Endangered marine species in the Arctic Ocean include walruses and whales. The area has a fragile ecosystem, and it is especially exposed to climate change, because it warms faster than the rest of the world. Lion's mane jellyfish are abundant in the waters of the Arctic, and the banded gunnel is the only species of gunnel that lives in the ocean.
Petroleum and natural gas fields, placer deposits, polymetallic nodules, sand and gravel aggregates, fish, seals and whales can all be found in abundance in the region.
The political dead zone near the center of the sea is also the focus of a mounting dispute between the United States, Russia, Canada, Norway, and Denmark. It is significant for the global energy market because it may hold 25% or more of the world's undiscovered oil and gas resources.
The Arctic ice pack is thinning, and a seasonal hole in the ozone layer frequently occurs. Reduction of the area of Arctic sea ice reduces the planet's average albedo, possibly resulting in global warming in a positive feedback mechanism. Research shows that the Arctic may become ice-free in the summer for the first time in human history by 2040. Estimates vary for when the last time the Arctic was ice-free: 65 million years ago when fossils indicate that plants existed there to as recently as 5,500 years ago; ice and ocean cores going back 8,000 years to the last warm period or 125,000 during the last intraglacial period.
Warming temperatures in the Arctic may cause large amounts of fresh meltwater to enter the north Atlantic, possibly disrupting global ocean current patterns. Potentially severe changes in the Earth's climate might then ensue.
As the extent of sea ice diminishes and sea level rises, the effect of storms such as the Great Arctic Cyclone of 2012 on open water increases, as does possible salt-water damage to vegetation on shore at locations such as the Mackenzie's river delta as stronger storm surges become more likely.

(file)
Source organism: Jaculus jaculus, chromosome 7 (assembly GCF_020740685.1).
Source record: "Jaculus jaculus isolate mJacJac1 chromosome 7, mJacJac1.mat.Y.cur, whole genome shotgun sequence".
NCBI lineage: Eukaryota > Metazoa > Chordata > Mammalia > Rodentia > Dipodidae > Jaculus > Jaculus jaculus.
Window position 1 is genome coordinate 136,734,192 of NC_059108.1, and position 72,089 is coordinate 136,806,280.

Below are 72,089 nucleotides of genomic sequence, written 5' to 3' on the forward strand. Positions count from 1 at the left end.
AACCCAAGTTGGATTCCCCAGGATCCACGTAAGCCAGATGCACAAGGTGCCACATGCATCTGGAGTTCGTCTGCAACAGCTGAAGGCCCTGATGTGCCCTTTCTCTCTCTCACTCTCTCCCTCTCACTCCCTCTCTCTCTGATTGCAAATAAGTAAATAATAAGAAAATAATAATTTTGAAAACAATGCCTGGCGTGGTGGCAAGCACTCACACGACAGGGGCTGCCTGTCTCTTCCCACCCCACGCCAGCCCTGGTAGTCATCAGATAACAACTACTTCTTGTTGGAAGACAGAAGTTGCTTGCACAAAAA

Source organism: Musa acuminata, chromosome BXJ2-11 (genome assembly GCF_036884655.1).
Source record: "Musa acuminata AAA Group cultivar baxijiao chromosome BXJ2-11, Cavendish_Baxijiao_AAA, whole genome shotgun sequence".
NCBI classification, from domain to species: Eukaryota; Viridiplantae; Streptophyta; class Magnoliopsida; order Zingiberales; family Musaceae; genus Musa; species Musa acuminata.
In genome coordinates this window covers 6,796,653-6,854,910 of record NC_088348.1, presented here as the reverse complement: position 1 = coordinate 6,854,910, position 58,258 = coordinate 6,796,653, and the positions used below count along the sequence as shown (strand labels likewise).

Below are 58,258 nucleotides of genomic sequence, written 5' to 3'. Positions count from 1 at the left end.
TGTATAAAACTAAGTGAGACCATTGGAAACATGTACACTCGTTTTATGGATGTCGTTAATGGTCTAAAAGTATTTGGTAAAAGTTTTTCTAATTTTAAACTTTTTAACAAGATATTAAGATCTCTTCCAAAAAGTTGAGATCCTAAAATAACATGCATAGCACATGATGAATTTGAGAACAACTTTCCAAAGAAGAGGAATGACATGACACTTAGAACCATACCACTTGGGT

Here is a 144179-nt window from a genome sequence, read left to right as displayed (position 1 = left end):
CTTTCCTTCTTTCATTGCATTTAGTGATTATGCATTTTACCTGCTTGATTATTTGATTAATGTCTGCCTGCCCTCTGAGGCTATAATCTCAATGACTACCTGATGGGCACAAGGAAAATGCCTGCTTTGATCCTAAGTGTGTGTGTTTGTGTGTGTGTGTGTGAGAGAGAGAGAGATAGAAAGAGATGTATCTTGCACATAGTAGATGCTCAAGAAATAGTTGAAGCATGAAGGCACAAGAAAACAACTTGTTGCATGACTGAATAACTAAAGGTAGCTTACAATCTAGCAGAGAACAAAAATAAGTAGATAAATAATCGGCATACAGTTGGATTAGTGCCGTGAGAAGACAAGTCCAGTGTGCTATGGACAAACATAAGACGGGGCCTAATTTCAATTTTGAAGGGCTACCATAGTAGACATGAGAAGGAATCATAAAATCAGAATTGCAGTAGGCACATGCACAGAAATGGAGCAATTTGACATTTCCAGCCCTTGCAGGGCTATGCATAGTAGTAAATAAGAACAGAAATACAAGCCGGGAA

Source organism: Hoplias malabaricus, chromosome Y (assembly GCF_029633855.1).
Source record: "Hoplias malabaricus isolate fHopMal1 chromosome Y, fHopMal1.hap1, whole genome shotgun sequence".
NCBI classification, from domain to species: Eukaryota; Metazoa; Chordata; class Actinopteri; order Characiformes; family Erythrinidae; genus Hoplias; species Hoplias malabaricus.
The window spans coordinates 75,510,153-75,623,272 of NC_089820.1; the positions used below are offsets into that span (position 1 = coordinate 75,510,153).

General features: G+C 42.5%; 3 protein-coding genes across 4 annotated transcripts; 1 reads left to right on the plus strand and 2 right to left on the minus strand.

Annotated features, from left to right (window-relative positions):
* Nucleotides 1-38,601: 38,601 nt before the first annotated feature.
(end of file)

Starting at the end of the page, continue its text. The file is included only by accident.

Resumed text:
Global warming has increased encounters between polar bears and humans. Reduced sea ice due to melting is causing polar bears to search for new sources of food. Beginning in December 2018 and coming to an apex in February 2019, a mass invasion of polar bears into the archipelago of Novaya Zemlya caused local authorities to declare a state of emergency. Dozens of polar bears were seen entering homes and public buildings and inhabited areas.
Sea ice, and the cold conditions it sustains, serves to stabilize methane deposits on and near the shoreline, preventing the clathrate breaking down and outgassing methane into the atmosphere, causing further warming. Melting of this ice may release large quantities of methane, a powerful greenhouse gas into the atmosphere, causing further warming in a strong positive feedback cycle and marine genera and species to become extinct.
Other environmental concerns relate to the radioactive contamination of the Arctic Ocean from, for example, Russian radioactive waste dump sites in the Kara Sea Cold War nuclear test sites such as Novaya Zemlya, Camp Century's contaminants in Greenland, or radioactive contamination from Fukushima.
On 16 July 2015, five nations (United States, Russia, Canada, Norway, Denmark/Greenland) signed a declaration committing to keep their fishing vessels out of a 1.1 million square mile zone in the central Arctic Ocean near the North Pole. The agreement calls for those nations to refrain from fishing there until there is better scientific knowledge about the marine resources and until a regulatory system is in place to protect those resources.